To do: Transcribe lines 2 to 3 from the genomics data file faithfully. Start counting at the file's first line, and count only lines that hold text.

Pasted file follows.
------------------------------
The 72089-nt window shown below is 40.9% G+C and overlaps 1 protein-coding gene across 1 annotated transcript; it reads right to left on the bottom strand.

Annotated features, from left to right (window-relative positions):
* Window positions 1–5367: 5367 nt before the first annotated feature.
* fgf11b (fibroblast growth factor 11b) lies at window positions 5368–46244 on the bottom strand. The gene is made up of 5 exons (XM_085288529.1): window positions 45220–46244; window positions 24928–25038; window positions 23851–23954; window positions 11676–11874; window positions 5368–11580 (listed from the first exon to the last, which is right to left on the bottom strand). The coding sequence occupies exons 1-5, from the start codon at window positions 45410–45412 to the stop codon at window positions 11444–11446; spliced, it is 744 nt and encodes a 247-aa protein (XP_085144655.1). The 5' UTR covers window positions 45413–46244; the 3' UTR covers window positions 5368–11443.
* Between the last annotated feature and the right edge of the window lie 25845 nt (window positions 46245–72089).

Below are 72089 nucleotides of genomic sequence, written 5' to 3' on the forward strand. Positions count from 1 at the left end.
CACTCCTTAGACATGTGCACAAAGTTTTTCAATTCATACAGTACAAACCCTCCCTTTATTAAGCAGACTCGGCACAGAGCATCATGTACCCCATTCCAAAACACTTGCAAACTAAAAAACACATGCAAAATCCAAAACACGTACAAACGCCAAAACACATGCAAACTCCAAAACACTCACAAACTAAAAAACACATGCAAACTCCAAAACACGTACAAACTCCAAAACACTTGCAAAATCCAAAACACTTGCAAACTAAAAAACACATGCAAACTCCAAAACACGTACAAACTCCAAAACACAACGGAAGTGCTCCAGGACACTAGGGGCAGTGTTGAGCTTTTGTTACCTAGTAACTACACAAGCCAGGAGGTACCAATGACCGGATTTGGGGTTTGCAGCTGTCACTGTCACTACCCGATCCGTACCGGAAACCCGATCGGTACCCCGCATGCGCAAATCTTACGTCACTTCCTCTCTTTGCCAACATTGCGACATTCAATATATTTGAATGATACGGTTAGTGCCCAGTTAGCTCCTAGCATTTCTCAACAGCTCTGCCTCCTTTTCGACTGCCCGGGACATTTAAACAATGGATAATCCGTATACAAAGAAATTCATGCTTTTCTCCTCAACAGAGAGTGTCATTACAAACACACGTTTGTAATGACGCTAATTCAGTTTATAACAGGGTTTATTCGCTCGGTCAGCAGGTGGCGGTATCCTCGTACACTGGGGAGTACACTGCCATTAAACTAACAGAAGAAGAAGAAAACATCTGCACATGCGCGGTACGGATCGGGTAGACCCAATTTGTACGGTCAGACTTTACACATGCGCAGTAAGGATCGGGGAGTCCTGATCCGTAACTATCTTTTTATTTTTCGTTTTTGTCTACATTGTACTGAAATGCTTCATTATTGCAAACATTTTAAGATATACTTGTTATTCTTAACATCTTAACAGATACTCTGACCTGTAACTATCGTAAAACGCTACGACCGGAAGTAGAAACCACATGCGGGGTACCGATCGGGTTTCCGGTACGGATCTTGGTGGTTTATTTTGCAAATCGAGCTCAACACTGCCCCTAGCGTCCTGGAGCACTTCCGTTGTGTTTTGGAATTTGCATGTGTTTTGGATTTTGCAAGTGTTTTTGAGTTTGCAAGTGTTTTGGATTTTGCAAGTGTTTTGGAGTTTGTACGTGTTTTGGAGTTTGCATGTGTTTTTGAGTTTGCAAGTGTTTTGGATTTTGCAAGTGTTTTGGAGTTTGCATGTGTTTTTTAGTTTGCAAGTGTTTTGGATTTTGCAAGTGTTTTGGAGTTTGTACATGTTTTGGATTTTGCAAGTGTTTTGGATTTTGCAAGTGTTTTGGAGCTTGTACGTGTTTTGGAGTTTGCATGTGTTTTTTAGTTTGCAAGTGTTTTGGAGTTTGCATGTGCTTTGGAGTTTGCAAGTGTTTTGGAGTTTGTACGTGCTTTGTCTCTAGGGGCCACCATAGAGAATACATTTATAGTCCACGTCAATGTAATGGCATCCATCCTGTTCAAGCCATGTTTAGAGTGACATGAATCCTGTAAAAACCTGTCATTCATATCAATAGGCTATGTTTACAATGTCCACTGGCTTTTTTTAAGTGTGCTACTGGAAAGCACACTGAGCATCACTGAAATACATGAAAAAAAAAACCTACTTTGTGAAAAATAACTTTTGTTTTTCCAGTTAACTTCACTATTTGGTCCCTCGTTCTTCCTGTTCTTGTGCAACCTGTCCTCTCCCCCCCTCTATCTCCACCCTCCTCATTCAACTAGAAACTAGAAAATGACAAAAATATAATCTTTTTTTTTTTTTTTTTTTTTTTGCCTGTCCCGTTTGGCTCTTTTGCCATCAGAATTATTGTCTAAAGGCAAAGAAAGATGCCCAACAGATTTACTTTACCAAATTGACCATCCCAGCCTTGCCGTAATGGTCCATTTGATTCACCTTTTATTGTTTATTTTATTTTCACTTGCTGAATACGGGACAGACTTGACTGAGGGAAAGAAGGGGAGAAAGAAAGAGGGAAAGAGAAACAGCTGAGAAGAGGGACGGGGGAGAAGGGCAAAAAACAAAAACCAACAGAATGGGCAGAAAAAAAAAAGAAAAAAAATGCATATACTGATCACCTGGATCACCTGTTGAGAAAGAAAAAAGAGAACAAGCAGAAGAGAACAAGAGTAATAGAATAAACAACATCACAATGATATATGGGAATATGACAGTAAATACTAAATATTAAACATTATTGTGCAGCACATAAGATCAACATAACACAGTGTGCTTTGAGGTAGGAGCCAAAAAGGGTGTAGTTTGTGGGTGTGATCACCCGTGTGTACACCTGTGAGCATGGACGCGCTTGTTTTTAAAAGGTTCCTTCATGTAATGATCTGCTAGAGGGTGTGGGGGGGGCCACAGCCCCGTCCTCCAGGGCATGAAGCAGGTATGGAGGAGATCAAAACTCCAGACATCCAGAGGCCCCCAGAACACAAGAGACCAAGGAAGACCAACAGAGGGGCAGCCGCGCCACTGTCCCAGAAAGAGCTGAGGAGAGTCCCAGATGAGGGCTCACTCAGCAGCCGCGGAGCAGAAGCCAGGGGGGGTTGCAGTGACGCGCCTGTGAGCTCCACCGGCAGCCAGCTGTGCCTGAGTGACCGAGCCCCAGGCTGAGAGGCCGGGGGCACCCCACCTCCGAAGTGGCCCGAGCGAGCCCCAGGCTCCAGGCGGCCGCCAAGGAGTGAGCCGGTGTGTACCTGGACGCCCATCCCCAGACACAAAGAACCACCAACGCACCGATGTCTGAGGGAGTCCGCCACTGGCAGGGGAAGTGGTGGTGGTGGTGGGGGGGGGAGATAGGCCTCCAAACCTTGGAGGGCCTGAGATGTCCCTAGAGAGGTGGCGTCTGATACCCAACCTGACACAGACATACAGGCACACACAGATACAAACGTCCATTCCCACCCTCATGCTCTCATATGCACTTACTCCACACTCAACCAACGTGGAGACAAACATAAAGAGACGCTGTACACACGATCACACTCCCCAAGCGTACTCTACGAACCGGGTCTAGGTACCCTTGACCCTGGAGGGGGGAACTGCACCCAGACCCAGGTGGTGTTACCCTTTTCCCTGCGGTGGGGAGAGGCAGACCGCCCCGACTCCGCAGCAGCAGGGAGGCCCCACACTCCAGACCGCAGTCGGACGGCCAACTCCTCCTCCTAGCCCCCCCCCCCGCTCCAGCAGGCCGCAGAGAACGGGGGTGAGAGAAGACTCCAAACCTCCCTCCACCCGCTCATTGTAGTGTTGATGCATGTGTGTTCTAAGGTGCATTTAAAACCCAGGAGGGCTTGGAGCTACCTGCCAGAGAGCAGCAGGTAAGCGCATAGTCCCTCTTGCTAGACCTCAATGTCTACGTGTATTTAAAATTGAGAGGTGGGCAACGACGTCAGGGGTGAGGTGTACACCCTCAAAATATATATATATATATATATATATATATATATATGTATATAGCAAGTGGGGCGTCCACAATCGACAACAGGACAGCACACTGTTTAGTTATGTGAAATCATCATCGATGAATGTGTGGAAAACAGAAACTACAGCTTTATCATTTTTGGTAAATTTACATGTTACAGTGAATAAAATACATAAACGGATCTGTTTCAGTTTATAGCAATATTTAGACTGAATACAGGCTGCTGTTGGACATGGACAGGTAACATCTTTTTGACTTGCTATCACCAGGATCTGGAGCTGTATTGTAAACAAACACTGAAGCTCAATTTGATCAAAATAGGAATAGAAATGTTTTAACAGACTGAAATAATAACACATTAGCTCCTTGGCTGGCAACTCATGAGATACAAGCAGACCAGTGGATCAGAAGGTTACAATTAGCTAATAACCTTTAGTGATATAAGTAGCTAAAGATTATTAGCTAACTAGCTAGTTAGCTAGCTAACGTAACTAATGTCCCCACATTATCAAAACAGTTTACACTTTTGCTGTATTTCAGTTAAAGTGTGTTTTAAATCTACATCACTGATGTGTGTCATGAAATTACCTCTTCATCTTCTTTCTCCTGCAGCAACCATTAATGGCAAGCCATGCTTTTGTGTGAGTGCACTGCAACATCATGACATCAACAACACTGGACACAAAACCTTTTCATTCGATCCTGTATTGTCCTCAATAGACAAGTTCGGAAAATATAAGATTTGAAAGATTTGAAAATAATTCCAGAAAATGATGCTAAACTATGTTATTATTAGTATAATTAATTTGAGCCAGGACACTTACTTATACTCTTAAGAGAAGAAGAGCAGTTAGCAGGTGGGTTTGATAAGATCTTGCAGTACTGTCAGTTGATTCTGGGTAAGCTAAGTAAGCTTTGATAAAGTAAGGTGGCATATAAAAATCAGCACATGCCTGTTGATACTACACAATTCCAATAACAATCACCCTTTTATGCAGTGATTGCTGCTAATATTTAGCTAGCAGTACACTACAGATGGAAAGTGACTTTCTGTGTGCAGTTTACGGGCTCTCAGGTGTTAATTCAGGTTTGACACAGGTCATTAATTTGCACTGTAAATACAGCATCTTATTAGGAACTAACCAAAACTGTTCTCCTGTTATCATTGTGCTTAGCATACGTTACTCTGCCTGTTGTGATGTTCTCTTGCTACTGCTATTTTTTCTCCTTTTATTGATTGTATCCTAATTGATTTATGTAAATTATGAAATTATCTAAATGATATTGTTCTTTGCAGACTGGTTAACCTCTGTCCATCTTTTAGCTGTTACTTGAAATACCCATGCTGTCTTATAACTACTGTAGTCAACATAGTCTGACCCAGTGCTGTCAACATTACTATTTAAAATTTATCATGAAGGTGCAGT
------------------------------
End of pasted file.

Annotated features, from left to right (window-relative positions):
* Window positions 1–5367: 5367 nt before the first annotated feature.